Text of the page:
Q. Interestingly it's because of your Public Interest Litigation (PIL) trying to make sports federations more accountable that N Srinivasan gave up the job of secretary of the all india chess federation?
A. Yes, I was appalled as to how a sports administrator like N. Srinivasan could simultaneously hold key offices in two different National Sports Federations, one as President All India Chess Federation and another as Secretary BCCI in total violation of the Government of India Guidelines. By no stretch of imagination is N. Srinivasan the only person flouting Government guidelines as there are many other from his family as also others who have been indulging in similar activities. I am certain that my latest PIL on sports which is pending before the Hon'ble High Court of Delhi will bear the desirable results.
Q. You were once on the cover of a famous weekly magazine for exposing how cricket association like the DDCA (Delhi District Cricket Association) spent more on extra-curricular activities rather than development of the game. Do you think your efforts have been worth it or is the BCCI proving to be too resistant to transparency?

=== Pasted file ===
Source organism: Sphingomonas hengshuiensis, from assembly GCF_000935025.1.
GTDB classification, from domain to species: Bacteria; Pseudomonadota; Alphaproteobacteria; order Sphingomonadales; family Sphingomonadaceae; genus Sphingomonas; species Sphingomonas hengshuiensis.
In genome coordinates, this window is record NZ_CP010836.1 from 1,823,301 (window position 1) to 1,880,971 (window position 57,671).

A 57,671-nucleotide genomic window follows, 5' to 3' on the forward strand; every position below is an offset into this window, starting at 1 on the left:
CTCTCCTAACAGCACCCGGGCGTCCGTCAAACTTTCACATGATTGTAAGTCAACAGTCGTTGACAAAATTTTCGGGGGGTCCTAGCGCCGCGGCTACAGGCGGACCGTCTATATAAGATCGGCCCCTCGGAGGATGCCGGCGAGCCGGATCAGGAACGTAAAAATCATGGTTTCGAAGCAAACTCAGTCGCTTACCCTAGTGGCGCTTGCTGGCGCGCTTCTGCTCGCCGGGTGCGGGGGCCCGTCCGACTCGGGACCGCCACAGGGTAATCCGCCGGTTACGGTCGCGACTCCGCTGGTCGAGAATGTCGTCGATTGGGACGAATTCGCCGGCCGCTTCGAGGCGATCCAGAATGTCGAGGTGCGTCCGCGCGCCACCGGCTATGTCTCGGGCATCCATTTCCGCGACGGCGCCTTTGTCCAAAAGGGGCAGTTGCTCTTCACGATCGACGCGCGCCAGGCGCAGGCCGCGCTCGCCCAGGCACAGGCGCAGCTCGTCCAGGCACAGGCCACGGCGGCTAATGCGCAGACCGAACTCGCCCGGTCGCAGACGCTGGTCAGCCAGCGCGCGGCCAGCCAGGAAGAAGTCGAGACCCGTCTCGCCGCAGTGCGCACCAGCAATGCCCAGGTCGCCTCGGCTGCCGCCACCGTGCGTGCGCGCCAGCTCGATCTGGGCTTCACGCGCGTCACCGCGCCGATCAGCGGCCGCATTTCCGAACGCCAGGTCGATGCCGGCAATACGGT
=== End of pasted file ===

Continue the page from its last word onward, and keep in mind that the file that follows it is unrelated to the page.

A. BCCI with all its might and power has resisted accountability and transparency. But over the last 11 years I have been able to derive some tangible results though not at the pace that I would have liked to. BCCI, subsequent to the filing of my PIL, has been forced to take utmost care in the handling and grant of TV rights; its term of office has increased from one to two years; it now ensures equal distribution of gross revenue to all its affiliated Member Associations; it has hired a full-time Chief Administrative Officer who runs its day-to-day operations; it established a new state-of-the-art head office in Mumbai called "cricket Centre"; it accelerated infrastructure improvement in some of its centres; it set up a National Cricket Academy in Bangalore; it introduced full time paid selectors, it offered to contribute from its annual revenues to a central pool of Ministry of Sports and Youth Affairs, Government of India for development of other sports and sportspersons; it introduced pension schemes for all its players, amongst many other such like initiatives. Pursuant to a Delhi High Court order all these and many other suggestions in writing had been formally handed over by me to the BCCI in the year 2005 which the it accepted and promised to implement. By no means is my fight to get various NSF's of India transparent and accountable to the Indian public over as there are miles to go before one sleeps.